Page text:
That’s how I ended up with a runaway living at my place a few years ago. He was escaping his P-manufacturing father, truancy officers and Social Welfare. Nice kid. Polite and grateful for things my own kids took for granted. One of his father’s associates eventually tracked him down, injured my dog, broke into my house and tried to wring information out of me.

“He’s not here!” I screamed, ducking and running for the kitchen door when the lout attempted to slug me with his fist.

I keep a knife in the herb barrel outside my back door and had no intention of being taken hostage or spilling the beans. I’m old school. Was carrying a pocket knife with a pressed linen and lace handkerchief in my top pocket before I could read a chapter book on my own. That’s what Brownies did back in the day. I was leader of the Gnomes. Brown Owl taught us to be prepared. One never knew when a knife or hanky would come in handy.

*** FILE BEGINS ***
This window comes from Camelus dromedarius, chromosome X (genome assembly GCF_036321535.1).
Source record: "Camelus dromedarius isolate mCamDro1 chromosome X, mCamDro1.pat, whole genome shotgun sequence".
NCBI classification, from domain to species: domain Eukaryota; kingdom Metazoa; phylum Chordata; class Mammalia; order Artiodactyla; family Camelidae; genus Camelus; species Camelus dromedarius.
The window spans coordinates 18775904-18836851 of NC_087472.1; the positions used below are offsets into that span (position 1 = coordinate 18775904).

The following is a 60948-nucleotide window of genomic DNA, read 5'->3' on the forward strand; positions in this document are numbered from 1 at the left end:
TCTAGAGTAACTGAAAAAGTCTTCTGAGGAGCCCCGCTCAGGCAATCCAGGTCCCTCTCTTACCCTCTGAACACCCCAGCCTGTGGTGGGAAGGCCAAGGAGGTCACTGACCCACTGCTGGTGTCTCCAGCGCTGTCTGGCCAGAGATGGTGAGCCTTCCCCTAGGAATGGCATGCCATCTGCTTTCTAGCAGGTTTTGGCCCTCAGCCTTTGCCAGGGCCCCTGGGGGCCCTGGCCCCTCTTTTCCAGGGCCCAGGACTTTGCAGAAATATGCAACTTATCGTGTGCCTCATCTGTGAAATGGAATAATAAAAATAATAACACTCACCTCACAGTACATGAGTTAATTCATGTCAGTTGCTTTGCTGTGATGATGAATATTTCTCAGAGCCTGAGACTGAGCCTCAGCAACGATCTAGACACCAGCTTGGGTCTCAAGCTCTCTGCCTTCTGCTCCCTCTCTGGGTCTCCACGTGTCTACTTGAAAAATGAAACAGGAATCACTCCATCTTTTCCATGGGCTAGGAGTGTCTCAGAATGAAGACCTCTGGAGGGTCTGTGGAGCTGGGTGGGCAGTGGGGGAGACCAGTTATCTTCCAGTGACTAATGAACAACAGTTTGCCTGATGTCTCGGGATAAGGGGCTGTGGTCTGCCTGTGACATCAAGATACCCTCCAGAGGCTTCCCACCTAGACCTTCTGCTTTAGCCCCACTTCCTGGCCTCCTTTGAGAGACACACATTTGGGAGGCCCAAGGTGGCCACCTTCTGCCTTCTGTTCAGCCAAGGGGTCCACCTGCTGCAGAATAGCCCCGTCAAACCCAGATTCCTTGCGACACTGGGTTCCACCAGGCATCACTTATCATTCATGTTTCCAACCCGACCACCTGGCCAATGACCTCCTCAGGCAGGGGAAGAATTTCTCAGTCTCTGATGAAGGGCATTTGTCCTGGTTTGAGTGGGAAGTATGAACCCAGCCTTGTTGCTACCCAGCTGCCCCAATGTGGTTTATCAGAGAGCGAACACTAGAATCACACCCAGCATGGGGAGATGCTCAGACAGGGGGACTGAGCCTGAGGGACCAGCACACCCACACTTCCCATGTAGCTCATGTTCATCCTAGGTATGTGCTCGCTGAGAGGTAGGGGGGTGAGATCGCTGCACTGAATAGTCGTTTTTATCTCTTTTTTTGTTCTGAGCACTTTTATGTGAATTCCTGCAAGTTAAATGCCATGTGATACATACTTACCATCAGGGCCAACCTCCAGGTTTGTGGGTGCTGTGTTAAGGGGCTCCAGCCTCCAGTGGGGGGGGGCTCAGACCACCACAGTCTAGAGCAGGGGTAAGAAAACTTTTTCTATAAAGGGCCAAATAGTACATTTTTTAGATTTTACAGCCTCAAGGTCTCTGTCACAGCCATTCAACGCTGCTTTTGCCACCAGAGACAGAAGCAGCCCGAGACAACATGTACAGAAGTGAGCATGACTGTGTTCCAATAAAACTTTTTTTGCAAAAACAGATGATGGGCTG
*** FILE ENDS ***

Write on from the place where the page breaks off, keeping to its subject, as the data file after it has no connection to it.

The young henchman soon ran off, screaming “You’re a fucken crazy, dangerous bitch!” 

I replanted the knife between basil and oregano then visited my neighbours, demanding to know why they hadn’t rushed over when they heard the commotion. I forgave them  when it became apparent that no one had realised what was happening. One neighbour had been vacuumming, another was plugged into headphones, one family hadn’t been home at the time and my closest neighbour thought I was arguing with my partner.

“We don’t scream at each other,” I informed her. “We drink wine and sulk.”